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Strong start may not guarantee success for women's soccer

September 1, 2014
<p>Junior midfielder Kirsten Evans and Eastern Michigan defender Chanel Vani fight for possession of the ball on Aug. 29, 2014, at DeMartin Stadium at Old College Field. The Spartans defeated the Eagles, 3-0. Aerika Williams/The State News</p>

Junior midfielder Kirsten Evans and Eastern Michigan defender Chanel Vani fight for possession of the ball on Aug. 29, 2014, at DeMartin Stadium at Old College Field. The Spartans defeated the Eagles, 3-0. Aerika Williams/The State News

The women’s soccer team has gotten off to a strong 3-0 start, remaining undefeated after last Friday’s win over Eastern Michigan.

With three wins over very difficult teams, MSU has jumped out to encouraging results. Early season success has not been uncommon in recent years, however. Head Coach Tom Saxton has had the team well-prepared for early season competition, but a trend has emerged over the last two years.

In 2013, MSU jumped out to a fiery start and went 6-0-2 in non-conference games. They rolled into Big Ten play but struggled mightily, dropping eight of the eleven conference games and ending the season with a 9-8-2 overall record.

The 2012 season featured much of the same, as the team started 6-1-1 in the non-conference schedule, before losing eight of the eleven conference games. MSU finished 2012 with a 8-9-2 overall record.

This early season success is understandable. From 2012-14, including the two games this year, the Spartans have played one ranked team in non-conference games. The intention of these games is to prepare the team for a rigorous Big Ten schedule, and to expose any weaknesses that must be addressed.

“We really want to gain confidence in these games. They’re tough games to prepare us for the Big Ten,” Saxton said of the non-conference calendar.

Entering Big Ten play has been a problem the past two years. Playing in a very difficult conference, MSU competes with some of the best teams in the nation. This year, the Big Ten currently features three highly ranked teams, with No. 8 Penn State, No. 10 Michigan, and No. 19 Wisconsin holding spots on the NSCAA/adidas College Soccer Women’s Top 25 Poll.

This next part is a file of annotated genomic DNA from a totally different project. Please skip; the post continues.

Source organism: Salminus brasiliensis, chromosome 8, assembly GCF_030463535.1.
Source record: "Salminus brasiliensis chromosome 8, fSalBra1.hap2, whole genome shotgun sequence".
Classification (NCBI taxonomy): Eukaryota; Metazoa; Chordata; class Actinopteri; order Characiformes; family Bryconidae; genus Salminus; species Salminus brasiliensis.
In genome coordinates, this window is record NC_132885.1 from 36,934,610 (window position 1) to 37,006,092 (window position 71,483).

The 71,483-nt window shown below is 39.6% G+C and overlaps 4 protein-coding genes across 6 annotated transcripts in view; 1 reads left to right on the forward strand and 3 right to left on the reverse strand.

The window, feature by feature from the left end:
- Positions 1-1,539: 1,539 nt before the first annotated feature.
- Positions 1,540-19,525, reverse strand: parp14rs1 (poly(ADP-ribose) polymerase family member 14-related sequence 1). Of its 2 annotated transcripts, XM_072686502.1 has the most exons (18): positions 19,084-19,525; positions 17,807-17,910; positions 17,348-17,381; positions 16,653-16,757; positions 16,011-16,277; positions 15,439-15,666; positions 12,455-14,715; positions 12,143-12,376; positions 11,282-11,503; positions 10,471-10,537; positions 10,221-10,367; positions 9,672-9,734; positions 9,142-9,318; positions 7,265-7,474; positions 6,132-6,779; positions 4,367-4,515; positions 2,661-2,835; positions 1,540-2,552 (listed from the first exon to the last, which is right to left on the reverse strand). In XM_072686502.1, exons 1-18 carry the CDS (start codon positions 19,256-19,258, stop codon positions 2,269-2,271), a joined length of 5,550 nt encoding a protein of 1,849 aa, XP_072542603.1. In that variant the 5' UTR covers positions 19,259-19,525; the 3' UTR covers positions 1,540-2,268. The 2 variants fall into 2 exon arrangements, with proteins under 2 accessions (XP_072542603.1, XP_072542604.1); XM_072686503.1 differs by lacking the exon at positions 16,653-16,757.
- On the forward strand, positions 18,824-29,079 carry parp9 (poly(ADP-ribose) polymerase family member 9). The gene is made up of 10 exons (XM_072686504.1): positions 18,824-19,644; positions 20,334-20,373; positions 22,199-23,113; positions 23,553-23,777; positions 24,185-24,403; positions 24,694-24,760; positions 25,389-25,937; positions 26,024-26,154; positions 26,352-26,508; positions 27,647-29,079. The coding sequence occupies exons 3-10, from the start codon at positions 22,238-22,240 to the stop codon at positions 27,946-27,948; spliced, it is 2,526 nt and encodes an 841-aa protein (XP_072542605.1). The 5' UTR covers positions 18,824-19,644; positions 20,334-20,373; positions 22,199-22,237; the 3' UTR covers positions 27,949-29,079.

Penn State has been a force in the conference for years and has won 15 of the last 16 Big Ten women’s soccer titles. The Nittany Lions have also made 19 straight NCAA Tournament appearances.

There are clear obstacles in the Spartans quest for Big Ten success. Injuries are always a factor, and, last year, the Spartans were derailed by them.

“Hopefully, we can try to stay healthier. We were hurt by untimely injuries, but we should be much deeper this year,” Saxton said of the team’s health struggles last year.

MSU’s three games so far have shown flashes of what is needed to get through the challenges that lie ahead with new freshmen faces emerging and experienced upperclassmen taking over.

Freshman forward Jamie Cheslik, junior forward Allyson Krause, redshirt junior defender Rachel Van Poppelen, and redshirt senior goalkeeper Courtney Clem had huge impacts in the first three games. Cheslik scored twice and added an assist, Krause scored once and assisted three goals, Van Poppelen scored twice, and Clem recorded 22 saves and posted two shutouts.

Although three non-conference games is a small sample size to work with, it appears as though MSU is progressing smoothly and is working to avoid further Big Ten struggles. MSU’s season-opening 3-1 victory over San Diego State looks even better, after SDSU defeated No. 10 U-M on Sunday.

A winning foundation is being built, and if the impact players can keep up their level of play, MSU can find its stride going into the conference schedule.

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